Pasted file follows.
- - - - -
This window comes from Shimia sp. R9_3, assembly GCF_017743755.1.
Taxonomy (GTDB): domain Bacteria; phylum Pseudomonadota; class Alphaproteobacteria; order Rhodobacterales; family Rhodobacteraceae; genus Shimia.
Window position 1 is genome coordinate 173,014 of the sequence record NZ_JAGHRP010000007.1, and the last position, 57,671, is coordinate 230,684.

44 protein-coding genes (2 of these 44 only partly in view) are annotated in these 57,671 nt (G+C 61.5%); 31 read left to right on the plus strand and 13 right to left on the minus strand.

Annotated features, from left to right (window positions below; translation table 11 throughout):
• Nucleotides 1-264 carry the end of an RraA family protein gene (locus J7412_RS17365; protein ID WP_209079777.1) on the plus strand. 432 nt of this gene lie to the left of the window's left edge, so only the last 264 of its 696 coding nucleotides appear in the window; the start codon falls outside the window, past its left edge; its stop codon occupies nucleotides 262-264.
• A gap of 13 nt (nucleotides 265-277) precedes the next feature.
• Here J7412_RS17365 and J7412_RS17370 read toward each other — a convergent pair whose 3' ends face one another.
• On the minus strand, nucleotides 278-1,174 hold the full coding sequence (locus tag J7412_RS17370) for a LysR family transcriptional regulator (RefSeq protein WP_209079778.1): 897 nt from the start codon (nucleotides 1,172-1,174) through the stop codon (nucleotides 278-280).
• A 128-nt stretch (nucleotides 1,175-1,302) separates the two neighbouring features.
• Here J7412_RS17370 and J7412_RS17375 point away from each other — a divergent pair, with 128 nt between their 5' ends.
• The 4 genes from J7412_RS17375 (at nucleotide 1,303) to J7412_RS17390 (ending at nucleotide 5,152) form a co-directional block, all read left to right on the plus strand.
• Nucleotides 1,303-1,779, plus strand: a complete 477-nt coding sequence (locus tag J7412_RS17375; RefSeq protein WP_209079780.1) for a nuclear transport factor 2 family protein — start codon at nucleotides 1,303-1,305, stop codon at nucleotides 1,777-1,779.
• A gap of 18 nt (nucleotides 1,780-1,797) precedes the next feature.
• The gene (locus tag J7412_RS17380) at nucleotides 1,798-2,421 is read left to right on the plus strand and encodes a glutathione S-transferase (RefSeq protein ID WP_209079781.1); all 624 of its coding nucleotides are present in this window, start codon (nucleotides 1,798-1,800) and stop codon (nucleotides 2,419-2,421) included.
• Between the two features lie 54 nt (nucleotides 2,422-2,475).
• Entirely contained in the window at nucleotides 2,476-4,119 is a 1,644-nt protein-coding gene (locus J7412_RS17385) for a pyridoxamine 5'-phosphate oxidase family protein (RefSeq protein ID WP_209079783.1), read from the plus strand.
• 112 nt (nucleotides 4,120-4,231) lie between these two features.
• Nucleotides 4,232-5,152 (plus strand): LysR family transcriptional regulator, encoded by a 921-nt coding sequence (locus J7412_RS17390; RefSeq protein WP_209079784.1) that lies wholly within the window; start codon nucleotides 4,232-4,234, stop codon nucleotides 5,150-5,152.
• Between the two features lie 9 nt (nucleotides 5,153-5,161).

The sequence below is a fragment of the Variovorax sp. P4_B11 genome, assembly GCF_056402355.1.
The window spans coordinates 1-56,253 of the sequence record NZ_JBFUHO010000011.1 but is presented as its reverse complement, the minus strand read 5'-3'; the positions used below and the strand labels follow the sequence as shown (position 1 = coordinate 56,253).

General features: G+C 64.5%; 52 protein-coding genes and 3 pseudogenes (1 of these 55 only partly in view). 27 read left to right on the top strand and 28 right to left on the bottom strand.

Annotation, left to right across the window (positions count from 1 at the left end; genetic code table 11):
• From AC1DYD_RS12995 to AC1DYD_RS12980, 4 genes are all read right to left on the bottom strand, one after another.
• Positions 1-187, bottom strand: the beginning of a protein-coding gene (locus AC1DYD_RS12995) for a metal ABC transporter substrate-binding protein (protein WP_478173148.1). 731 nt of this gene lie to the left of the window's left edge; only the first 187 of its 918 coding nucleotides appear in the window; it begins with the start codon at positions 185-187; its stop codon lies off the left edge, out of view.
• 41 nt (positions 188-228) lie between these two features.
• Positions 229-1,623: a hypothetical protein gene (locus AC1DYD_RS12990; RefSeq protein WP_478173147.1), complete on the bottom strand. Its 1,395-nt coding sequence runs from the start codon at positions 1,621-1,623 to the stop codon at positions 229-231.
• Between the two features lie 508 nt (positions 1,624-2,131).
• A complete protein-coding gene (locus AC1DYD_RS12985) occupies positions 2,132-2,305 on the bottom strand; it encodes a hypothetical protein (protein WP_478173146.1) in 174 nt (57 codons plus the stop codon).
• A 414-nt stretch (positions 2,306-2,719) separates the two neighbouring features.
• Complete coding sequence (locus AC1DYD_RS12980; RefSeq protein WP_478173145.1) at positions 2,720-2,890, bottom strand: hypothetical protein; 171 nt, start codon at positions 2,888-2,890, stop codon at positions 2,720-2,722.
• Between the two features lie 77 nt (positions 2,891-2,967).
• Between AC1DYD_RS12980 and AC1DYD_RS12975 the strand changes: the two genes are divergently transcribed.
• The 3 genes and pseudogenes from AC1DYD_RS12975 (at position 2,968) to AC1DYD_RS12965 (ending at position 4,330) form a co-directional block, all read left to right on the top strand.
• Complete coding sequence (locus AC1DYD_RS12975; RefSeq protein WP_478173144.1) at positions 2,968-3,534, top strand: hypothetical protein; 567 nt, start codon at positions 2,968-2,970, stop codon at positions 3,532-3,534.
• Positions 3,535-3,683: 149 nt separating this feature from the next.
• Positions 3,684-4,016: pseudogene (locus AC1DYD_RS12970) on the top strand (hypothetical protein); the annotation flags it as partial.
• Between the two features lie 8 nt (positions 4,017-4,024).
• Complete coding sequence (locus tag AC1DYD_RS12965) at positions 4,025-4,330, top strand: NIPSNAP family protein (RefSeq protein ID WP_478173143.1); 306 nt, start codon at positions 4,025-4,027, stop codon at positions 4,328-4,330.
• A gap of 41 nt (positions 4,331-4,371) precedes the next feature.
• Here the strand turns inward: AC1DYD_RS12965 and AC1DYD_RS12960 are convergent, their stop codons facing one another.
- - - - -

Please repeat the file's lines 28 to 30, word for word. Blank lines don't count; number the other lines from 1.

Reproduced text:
• Positions 229-1,623: a hypothetical protein gene (locus AC1DYD_RS12990; RefSeq protein WP_478173147.1), complete on the bottom strand. Its 1,395-nt coding sequence runs from the start codon at positions 1,621-1,623 to the stop codon at positions 229-231.
• Between the two features lie 508 nt (positions 1,624-2,131).
• A complete protein-coding gene (locus AC1DYD_RS12985) occupies positions 2,132-2,305 on the bottom strand; it encodes a hypothetical protein (protein WP_478173146.1) in 174 nt (57 codons plus the stop codon).